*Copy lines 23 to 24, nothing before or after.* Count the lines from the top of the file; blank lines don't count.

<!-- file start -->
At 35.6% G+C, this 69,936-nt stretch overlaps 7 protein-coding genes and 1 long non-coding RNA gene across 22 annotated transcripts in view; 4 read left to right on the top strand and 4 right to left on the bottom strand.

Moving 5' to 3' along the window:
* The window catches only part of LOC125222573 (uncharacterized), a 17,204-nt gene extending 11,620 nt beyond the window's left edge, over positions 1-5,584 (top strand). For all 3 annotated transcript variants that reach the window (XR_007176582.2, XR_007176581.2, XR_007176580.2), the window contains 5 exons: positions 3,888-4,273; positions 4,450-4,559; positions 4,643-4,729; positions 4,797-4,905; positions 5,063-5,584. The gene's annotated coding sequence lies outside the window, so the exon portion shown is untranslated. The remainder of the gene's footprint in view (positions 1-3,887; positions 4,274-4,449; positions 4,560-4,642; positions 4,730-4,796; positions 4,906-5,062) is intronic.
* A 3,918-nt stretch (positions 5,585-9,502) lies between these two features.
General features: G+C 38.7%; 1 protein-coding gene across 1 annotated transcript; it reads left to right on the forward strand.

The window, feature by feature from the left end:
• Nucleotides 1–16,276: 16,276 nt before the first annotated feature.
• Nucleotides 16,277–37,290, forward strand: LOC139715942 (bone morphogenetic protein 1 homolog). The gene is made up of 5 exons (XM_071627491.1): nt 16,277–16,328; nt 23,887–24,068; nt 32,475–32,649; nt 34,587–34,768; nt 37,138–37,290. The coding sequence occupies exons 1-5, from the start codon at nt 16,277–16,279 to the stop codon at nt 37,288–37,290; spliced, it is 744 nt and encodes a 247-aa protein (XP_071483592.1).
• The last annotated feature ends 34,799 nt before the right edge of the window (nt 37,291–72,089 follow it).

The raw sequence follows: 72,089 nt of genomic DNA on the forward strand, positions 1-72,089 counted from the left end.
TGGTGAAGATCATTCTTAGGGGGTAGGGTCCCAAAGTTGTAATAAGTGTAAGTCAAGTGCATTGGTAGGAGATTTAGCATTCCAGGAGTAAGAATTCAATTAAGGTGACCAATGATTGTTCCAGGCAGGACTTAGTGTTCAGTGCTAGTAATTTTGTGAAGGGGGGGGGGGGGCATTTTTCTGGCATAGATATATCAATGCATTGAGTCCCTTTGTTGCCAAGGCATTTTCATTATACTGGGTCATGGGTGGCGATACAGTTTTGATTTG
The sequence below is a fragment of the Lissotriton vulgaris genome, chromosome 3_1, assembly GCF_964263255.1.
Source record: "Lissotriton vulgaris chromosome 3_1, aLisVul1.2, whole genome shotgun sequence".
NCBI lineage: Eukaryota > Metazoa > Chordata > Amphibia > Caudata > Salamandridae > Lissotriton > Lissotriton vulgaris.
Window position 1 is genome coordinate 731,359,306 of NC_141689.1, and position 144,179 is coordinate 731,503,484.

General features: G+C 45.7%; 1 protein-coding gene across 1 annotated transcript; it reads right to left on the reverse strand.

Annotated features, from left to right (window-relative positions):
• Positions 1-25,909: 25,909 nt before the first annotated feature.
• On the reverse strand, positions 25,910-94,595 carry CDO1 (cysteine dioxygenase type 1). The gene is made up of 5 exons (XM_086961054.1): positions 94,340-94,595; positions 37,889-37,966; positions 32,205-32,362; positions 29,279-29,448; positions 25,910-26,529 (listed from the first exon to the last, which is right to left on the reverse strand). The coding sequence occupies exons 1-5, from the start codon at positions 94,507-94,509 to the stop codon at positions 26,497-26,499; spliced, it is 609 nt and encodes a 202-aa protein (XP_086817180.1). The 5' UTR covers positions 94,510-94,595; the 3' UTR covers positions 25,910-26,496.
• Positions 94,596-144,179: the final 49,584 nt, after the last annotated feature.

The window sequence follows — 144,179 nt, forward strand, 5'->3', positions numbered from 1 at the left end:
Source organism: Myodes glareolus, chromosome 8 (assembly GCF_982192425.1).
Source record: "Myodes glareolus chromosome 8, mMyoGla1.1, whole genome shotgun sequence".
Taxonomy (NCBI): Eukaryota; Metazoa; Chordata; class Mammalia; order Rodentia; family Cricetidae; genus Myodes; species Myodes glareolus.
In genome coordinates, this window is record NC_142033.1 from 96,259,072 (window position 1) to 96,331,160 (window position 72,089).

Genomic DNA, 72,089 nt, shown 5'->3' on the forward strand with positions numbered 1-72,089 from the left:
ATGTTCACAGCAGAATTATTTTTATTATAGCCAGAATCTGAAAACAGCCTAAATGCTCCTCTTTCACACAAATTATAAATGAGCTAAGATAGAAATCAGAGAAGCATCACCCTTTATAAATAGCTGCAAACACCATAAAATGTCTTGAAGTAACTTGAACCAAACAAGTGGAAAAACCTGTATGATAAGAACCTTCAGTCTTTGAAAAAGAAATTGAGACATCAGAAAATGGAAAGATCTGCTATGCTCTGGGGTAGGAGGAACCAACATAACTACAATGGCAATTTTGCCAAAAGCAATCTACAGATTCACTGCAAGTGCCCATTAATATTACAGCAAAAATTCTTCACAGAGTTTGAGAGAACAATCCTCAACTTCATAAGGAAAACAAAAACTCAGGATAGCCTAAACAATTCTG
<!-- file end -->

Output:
Source record: "Myodes glareolus chromosome 8, mMyoGla1.1, whole genome shotgun sequence".
Taxonomy (NCBI): Eukaryota; Metazoa; Chordata; class Mammalia; order Rodentia; family Cricetidae; genus Myodes; species Myodes glareolus.